13. I love my spanx. They’re much cheaper than whatever back support I really need, because when I wear them my back hurts less.

    Don’t give two flying ratfucks what it does for the size of my belly and ass, but …. my back. I hate when it hurts. LOL

    1. I love “support clothing.” I hate “shape wear.”

      If it works for your back, then that is fantastic! It’s hard to find affordable back support.

      Unfortunately, I throw my back out trying to put the darned things on, so the last pair I bought, shortly before my accident, have remained unused in my drawer since then, along with anything resembling pantyhose or tights. But I feel good to know that someone gets some positive support from those things. Maybe I’ll give my spanx to a friend or relative with back pain.

      Is it lower, middle, or upper back pain that it helps?

      Would it help, do you think, with core muscle spasms? My sister has been having those, lately, and if it will help her, then I can give them to her, and save her the awful medication with the “I keep forgetting to breathe” side effect.

      Hehehehe. I just pictured a re-vamped picture of things you can do in spanx. Instead of “put out a fire” or “run a marathon,” you could “remember to breathe” and “walk upright.”

      Whatever works.

  14. Is that the dress you are wearing in the picture? If so, I love it! Looks fabulous! My ass wouldn’t look that good in a dress, any dress, even if I DID wear Spanx. Or one of those derrière enhancing panties you can buy with silicone inserts in them to make your booty look more firm, and shapelier.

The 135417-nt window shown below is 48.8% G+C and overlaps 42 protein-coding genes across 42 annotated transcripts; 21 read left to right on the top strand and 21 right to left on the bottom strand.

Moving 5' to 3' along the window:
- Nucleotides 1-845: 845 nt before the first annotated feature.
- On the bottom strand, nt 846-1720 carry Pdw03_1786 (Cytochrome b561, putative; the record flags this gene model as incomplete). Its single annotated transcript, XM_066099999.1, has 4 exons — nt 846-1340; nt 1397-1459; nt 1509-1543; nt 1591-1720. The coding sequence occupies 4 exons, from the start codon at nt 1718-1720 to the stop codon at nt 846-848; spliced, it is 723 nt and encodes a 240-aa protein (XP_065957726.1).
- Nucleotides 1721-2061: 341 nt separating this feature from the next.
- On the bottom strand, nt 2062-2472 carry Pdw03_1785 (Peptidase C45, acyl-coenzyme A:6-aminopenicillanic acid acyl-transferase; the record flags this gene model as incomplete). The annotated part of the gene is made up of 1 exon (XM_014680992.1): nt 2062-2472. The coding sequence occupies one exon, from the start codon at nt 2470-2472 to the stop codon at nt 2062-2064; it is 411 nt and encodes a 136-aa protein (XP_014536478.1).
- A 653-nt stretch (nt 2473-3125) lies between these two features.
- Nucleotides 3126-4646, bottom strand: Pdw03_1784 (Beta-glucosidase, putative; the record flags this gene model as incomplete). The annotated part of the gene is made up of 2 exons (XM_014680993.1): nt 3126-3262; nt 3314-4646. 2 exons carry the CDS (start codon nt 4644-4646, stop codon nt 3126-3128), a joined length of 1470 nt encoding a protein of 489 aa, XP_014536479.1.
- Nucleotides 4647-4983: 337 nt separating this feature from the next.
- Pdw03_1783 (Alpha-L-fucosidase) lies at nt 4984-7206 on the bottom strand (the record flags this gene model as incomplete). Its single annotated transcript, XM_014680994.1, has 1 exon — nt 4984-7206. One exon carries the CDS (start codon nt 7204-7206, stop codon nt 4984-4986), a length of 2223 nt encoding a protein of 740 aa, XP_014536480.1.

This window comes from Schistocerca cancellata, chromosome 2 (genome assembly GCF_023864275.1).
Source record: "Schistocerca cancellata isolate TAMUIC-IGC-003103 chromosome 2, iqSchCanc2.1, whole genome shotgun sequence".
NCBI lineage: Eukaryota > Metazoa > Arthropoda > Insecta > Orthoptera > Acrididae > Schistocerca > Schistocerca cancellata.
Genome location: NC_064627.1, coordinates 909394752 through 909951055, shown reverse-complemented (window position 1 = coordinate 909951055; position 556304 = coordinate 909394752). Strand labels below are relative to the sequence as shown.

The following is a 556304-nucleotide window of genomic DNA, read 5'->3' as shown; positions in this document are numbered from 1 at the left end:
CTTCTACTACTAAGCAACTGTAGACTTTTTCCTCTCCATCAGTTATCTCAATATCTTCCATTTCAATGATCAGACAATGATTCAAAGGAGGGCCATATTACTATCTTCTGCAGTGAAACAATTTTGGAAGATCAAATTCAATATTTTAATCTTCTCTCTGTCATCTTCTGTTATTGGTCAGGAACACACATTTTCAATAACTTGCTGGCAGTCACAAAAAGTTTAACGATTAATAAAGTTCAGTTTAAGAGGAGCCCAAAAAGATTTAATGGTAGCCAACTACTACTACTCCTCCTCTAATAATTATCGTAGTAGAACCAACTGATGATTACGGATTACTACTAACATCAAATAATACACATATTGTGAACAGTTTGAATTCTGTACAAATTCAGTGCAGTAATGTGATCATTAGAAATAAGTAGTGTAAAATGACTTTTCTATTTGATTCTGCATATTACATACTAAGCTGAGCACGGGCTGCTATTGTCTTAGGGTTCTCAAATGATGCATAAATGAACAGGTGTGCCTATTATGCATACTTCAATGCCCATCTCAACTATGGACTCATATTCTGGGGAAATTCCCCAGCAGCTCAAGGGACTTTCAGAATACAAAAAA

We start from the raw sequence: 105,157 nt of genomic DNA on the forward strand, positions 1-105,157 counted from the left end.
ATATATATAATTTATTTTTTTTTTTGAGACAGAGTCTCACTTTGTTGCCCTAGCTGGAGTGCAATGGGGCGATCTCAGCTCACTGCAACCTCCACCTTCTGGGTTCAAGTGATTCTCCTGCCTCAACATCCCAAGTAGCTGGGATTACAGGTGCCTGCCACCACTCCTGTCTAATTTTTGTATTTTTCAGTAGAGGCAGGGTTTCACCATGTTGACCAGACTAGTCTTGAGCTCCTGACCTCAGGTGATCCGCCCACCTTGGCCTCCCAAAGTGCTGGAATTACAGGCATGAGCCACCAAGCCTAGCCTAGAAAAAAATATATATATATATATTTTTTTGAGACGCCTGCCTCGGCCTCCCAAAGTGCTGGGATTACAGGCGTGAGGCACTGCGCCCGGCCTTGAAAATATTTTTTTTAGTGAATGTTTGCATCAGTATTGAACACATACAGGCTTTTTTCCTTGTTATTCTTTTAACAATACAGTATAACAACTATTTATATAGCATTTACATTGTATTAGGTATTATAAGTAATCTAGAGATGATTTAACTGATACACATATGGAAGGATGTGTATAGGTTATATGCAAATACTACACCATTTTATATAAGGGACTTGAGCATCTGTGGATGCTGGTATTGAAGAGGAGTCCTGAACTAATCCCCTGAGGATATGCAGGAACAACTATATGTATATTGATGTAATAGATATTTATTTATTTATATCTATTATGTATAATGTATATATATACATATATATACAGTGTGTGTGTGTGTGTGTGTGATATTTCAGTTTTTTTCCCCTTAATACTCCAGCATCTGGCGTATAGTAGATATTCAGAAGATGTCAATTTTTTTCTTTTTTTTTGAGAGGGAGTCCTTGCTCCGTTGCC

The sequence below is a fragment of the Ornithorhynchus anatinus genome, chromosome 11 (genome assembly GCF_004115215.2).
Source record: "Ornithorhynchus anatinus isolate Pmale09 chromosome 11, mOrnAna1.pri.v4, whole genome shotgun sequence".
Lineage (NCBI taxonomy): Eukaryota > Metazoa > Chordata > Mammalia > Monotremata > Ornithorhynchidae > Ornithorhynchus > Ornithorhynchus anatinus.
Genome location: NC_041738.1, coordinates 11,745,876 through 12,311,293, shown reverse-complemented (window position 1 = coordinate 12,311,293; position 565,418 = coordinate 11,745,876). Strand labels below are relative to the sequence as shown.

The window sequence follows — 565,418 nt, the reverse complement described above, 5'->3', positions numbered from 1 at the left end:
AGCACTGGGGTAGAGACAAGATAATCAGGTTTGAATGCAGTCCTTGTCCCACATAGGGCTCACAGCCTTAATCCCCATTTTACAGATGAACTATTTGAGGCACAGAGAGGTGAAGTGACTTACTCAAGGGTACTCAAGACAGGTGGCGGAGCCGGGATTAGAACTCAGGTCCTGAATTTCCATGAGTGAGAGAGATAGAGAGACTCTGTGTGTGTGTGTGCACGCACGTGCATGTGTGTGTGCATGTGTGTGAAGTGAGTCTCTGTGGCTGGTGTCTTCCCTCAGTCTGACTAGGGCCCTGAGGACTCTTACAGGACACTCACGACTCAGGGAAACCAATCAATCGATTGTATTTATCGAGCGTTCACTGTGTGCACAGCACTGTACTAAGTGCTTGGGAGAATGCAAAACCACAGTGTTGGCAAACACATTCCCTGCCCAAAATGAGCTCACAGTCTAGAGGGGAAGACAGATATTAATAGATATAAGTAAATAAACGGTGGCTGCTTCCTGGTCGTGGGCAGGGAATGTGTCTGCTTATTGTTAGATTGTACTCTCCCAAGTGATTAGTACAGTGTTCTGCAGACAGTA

1. Ass-beauty is in the eye of the beholder. So, I’m sure that somewhere in the world is somebody who would find beauty in your un-altered ass. Someday, I hope, that somebody will include you.

      1. It’s not that I don’t love it or that it’s not beautiful in it’s own way. 😉 It’s more that there is simply just not all that much of it to love or hate, and it’s strong points do not include the ability to fill out clothing as well as some people’s butts and other body parts can. Unlike my big broad shoulders, which I am particularly fond of. As you can see in the avatar of me, taken about a year ago, my shoulders are far and away the broadest part of my body. They do a spectacular job of filling out clothing. So well that I used to rip out the ginormous shoulder pads so popular in the 1980s that they were in every single piece of female top clothing on offer for sale in a size past a child’s 6x. Otherwise I tended to look like an NFL Linebacker in miniature. Was most pleased when that era of clothing fashion finally ended, and that it has not made a comeback.

        1. Oh, my gosh, those shoulder pads! Yes, I remember them. My shoulders did not fill out the clothes, so you have reason to be proud of yours.

          As to your bottom, if you can afford (or have the skill for, or can swap with a friend who has skill for) tailored clothes, then your pants and skirts will fit properly, and you don’t have to worry about “not filling them out,” because they will be pulled in to fit you, and never be loose or baggy. Well-fitted clothes always look better, regardless of the actual shape.

          1. That’s actually a goal of mine, to learn to do my own, and maybe other peoples alterations. Lots going on in my personal and work life right now though, and none of it good, so the goal is on a back burner for now.

  15. I was in Ye Olde FLS (Fat Lady Store) a couple of years ago. My then-13-year-old son was waiting quietly for me, sitting off to the side. He walked up to the cash register to verify that I was *finally* paying. I saw his eyes darting around the items for sale near the cash register, and as we were walking out the door, he said: “Okay. What the hell kind if a sexist-assed thing is a ‘Spanx’?”